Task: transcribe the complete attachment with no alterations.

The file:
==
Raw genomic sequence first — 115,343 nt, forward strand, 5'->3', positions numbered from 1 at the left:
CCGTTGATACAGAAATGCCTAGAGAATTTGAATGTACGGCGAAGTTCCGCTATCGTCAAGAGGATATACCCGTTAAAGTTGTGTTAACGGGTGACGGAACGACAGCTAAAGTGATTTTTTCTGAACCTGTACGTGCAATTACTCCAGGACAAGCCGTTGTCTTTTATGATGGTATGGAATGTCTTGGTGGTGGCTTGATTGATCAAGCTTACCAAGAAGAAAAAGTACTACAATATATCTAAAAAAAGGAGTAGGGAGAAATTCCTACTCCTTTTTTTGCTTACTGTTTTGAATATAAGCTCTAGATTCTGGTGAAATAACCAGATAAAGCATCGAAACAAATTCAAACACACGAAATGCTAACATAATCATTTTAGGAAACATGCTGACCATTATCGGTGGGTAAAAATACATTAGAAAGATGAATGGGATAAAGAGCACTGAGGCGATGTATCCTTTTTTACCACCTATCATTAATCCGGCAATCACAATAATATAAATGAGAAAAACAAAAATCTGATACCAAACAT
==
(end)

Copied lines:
Raw genomic sequence first — 115,343 nt, forward strand, 5'->3', positions numbered from 1 at the left:
CCGTTGATACAGAAATGCCTAGAGAATTTGAATGTACGGCGAAGTTCCGCTATCGTCAAGAGGATATACCCGTTAAAGTTGTGTTAACGGGTGACGGAACGACAGCTAAAGTGATTTTTTCTGAACCTGTACGTGCAATTACTCCAGGACAAGCCGTTGTCTTTTATGATGGTATGGAATGTCTTGGTGGTGGCTTGATTGATCAAGCTTACCAAGAAGAAAAAGTACTACAATATATCTAAAAAAAGGAGTAGGGAGAAATTCCTACTCCTTTTTTTGCTTACTGTTTTGAATATAAGCTCTAGATTCTGGTGAAATAACCAGATAAAGCATCGAAACAAATTCAAACACACGAAATGCTAACATAATCATTTTAGGAAACATGCTGACCATTATCGGTGGGTAAAAATACATTAGAAAGATGAATGGGATAAAGAGCACTGAGGCGATGTATCCTTTTTTACCACCTATCATTAATCCGGCAATCACAATAATATAAATGAGAAAAACAAAAATCTGATACCAAACAT